Still Advocating for Arts

Still Advocating for Arts
by Lisa Mancuso.
Northport Observer.
December 12, 2011.

Dr. Frances McGarry taught English and theater in the Northport‑East Northport school district for more than 25 years and loved every minute of it. She loved helping her students discover their hidden talents, cultivate their creativity and instill in them a love of the arts.

During her long, successful career in the district, Dr. McGarry, 60, taught such courses as Playwriting and Literature Appreciation. She created theater programs for her junior high school students and eventually brought the programs to the high school: Theatreworks Troupe for 11th and 12th graders and Theatreworks for students in grades 9‑12.

“I was born and raised in Northport, my son went to Northport schools and my husband, also a retired Northport teacher, was born and raised here,” said Dr. McGarry. “I had amazing teachers at Northport. They were truly my inspiration.” Dr. McGarry said she was a shy girl, but an English teacher encouraged her to try acting and after playing a Holocaust survivor in a classroom improvisation and receiving applause for her efforts, she was hooked. “I was always grateful to my teachers and always wanted to come back to Northport to teach,” she said.
But teaching wasn’t the 5’2” Northport native’s only focus. Along the way, she earned her doctorate in educational theater at NYU, directed and acted in plays, did voice‑over work and taught as an adjunct and visiting professor in a number of colleges including NYU, Nassau Community College and Brooklyn College.
In 2005, Dr. McGarry decided to retire. It was time to move on, she told herself. Although sad to leave behind her students, Dr. McGarry was excited to begin a new chapter of her life. She knew she wanted to remain active in the arts so she decided to pursue a career with not‑for‑profit arts organizations. She landed her dream ob as an education director but after four years, the position was eliminated due to budget cuts.
Losing that position convinced Dr. McGarry even more that the arts in schools was in danger and is often perceived as a luxury and not a necessity especially in these tough economic times. Never one to remain inactive for too long, Dr. McGarry decided to fight back. She turned her energy and efforts to create a website whose mission is to advocate for the arts not only in the classroom, but in the home and in the world.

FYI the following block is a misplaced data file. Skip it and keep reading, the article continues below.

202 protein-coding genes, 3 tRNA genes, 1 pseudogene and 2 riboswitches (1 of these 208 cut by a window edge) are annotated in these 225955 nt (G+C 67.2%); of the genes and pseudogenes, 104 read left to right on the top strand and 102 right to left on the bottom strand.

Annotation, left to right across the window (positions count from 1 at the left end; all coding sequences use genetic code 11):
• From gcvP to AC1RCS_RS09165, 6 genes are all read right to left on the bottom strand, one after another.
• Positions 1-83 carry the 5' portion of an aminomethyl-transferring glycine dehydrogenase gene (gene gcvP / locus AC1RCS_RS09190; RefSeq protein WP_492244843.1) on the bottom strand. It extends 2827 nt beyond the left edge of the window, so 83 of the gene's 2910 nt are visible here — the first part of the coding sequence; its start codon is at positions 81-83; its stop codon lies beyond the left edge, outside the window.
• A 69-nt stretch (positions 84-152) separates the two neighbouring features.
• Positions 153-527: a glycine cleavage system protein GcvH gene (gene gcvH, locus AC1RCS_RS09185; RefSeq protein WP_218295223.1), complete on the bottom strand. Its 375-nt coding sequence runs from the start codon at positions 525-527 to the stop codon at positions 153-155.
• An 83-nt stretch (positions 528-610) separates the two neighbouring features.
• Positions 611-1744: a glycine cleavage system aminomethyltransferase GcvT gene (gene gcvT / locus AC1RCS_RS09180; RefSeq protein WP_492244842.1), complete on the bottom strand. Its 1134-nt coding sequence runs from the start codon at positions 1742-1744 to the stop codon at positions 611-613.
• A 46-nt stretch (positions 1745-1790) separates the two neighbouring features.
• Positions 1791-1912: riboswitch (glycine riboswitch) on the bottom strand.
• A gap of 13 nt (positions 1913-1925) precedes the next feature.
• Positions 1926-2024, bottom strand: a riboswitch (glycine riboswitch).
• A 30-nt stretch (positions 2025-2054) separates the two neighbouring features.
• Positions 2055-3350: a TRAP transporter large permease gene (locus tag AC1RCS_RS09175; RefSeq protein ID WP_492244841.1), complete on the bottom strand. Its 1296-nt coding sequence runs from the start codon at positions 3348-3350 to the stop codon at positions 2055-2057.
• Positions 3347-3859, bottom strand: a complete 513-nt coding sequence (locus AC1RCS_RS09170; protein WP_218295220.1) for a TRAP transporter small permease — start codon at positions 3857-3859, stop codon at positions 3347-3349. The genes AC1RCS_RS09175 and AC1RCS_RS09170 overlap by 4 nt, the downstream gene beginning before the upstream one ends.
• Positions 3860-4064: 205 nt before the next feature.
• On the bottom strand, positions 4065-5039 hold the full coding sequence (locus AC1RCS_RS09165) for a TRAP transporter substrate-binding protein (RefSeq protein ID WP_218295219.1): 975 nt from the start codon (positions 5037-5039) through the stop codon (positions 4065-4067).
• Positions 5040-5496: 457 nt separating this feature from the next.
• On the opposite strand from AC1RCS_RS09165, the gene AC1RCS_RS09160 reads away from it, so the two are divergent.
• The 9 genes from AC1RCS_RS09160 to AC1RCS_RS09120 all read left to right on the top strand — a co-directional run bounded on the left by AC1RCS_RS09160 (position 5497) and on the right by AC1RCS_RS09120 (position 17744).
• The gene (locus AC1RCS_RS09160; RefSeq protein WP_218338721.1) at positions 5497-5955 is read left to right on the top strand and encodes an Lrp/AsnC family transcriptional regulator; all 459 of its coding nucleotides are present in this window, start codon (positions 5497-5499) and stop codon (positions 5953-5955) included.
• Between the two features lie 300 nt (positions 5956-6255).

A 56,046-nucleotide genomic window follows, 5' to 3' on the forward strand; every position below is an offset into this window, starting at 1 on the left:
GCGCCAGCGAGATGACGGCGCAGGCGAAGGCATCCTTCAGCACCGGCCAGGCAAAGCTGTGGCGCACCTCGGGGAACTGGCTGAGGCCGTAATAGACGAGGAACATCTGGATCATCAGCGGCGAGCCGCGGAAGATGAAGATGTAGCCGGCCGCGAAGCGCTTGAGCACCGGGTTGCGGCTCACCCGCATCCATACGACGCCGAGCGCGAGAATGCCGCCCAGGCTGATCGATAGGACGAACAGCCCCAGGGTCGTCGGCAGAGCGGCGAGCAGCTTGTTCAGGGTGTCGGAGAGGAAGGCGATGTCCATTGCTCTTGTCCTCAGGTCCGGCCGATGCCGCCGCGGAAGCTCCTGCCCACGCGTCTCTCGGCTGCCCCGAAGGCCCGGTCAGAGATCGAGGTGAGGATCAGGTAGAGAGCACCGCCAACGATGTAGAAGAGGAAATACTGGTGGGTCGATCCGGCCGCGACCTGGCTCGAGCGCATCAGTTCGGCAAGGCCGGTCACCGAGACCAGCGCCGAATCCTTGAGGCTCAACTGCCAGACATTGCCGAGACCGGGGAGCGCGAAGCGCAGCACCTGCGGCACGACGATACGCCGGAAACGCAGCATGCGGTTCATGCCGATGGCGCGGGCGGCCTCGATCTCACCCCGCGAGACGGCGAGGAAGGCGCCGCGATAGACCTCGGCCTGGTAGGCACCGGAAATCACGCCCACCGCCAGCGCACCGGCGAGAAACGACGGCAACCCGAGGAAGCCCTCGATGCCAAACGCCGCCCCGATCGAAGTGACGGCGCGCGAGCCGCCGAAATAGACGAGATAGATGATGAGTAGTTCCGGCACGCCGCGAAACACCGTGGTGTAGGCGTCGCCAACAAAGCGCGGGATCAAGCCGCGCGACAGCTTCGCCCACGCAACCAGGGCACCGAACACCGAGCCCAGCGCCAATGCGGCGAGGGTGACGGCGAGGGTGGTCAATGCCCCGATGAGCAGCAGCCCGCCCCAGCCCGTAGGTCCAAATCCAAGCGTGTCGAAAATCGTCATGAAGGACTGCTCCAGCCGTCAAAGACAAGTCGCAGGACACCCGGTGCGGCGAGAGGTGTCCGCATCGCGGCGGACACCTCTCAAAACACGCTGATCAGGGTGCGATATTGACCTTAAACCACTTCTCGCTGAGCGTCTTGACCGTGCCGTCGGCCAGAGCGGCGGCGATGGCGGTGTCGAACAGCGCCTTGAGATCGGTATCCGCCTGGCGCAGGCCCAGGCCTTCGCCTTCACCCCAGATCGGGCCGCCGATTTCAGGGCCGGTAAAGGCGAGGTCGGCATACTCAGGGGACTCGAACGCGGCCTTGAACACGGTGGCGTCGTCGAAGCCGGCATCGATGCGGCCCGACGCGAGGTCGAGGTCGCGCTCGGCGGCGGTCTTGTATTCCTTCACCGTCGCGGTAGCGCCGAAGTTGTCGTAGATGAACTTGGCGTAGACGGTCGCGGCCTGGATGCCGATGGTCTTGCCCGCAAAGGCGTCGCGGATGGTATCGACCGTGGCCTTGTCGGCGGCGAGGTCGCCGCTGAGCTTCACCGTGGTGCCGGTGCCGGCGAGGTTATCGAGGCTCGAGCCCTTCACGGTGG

After working on it for a few months, Dr. McGarry launched her website, and she is excited for what she hopes to accomplish through her new venture. The site is filled with information and resources pertaining to the arts and includes a link to Dr. McGarry’s latest project, her blog ‘First on Line with Fran’ where she asks people to “. . . join me in discussions on how ordinary people are doing extraordinary things in The Arts to make our world a richer, deeper, better place to live.” Dr. McGarry is hopeful the blog may turn into a television talk show in the near future. She has also started ‘The First 100 Stories Campaign’ on her website and here you can tell Dr. McGarry your own story about how the arts have impacted your life. (Check out the testimonial from one of Dr. McGarry’s former pupils, actress and Northport native Edie Falco.)
Although maintaining her website is nearly a full‑time job, Dr. McGarry is also continuing to pursue her acting career and will soon begin a film project “Ava’s Short” in January. She is also currently appearing on stage in New York City this weekend in a production of At the Top of Our Lungs: An Uncensored Collection of Scenes, Songs & Monologues at the Triad Theater, 158 W. 72nd Street. For tickets to the upcoming show and more information, visit Dr. McGarry’s website.
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